For Epicurious, by Anna Stockwell.
Summer salads and crudité platters (or hello, new favorite ritual of the summer, le grand aioli) just wouldn’t be the same without crispy, crunchy, ice-cold cucumbers, right? Notice that I didn’t even mention the flavor of cucumbers — that’s how big a role texture plays in the appeal of a cucumber. But all too often, I find those bags of mini seedless cucumbers getting slimy and limp in the back of my crisper drawer before I even have a chance to dip them into my favorite hummus. And that’s just sad — if cucumbers aren’t nice and crunchy, there’s really no point.
But cukes can stay perfectly crunchy in the fridge for at least a week if you know how to store cucumbers the right way. Ready to join the cool-as-a-cucumber (sorry, had to) pro club? Here’s how to do it:
1. CLEAN THOSE CUKES
When you bring your cucumbers home from (or harvest them from your garden perhaps, you lucky duck?), remove them from whatever packaging they came in (if any) and give them a rinse. You want to wash off any dirt or grime, and yes, even the vacuum-sealed seedless greenhouse cucumbers need to have their wrappers removed. If you see any mushy or moldy spots, cut the bad side off and eat that cucumber today. If they’re nice and clean and fresh, they’re ready to store.
“If you see any mushy or moldy spots, cut the bad side off and eat that cucumber today.”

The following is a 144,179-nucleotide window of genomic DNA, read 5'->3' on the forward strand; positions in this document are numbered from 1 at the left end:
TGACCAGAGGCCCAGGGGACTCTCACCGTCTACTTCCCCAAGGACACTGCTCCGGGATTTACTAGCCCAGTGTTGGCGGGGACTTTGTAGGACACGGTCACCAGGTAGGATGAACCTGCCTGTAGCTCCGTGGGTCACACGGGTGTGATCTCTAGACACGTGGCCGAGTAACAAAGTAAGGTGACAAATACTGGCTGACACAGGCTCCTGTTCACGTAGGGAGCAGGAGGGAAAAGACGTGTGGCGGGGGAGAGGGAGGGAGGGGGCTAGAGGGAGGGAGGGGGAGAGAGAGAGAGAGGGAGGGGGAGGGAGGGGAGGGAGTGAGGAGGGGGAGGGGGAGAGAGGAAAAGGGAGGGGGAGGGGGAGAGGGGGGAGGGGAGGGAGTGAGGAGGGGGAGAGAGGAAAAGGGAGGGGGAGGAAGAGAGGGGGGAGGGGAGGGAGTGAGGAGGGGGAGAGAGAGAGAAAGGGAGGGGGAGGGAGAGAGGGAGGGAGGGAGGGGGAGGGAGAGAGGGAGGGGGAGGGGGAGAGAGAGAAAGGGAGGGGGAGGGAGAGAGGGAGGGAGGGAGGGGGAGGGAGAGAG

2. KEEP THEM DRY
Make sure your cucumbers are thoroughly dry before you store them: excess water on the surface encourages spoiling. Once they’re dry, wrap them in a clean dish towel or paper towel — this will help keep any condensation or humidity at bay when you store them, which helps prevent sogginess, mold, and overall deterioration. The same practice works great for leafy greens, herbs, and any tender vegetable you want to protect in your fridge.
3. TUCK THEM INSIDE A BAG
Take your dry, wrapped cucumbers and tuck them inside a plastic bag like you’re tucking your swaddled baby into bed. You do not need to use a resealable plastic bag: a little airflow is a good thing, since it helps prevent condensation from collecting around your swaddled cucumber babies. If all you’ve got is a resealable plastic bag, just keep it open at the top.
Storing cucumbers in plastic also helps protect them from ethylene gas produced by fruits such as melons that you might have in your fridge. Cucumbers are especially sensitive to over-ripening and spoiling when exposed to this gas, so check this list of fruits and vegetables that release it and try to keep them separate from those cukes.
4. KEEP THEM COLD, BUT NOT TOO COLD
Put that bag into your fridge — but not the coldest part of your fridge, and most certainly not into the freezer. (Do you ever accidentally put things in the freezer thinking you’re putting things in the fridge, or is that just me?) The crisper drawer is an excellent place if you’ve got room in there. Your cucumbers should be safe and sound for about a week now, and you can keep grabbing them to make refreshing salads, relish, soup, and even cocktails, throughout the week. If you use half of cucumber, just cover the exposed end with a little bit of plastic wrap and pop it back into its swaddling in the bag. Once you start storing cucumbers the right way, you should never have to be disappointed by a squishy, moldy surprise again.
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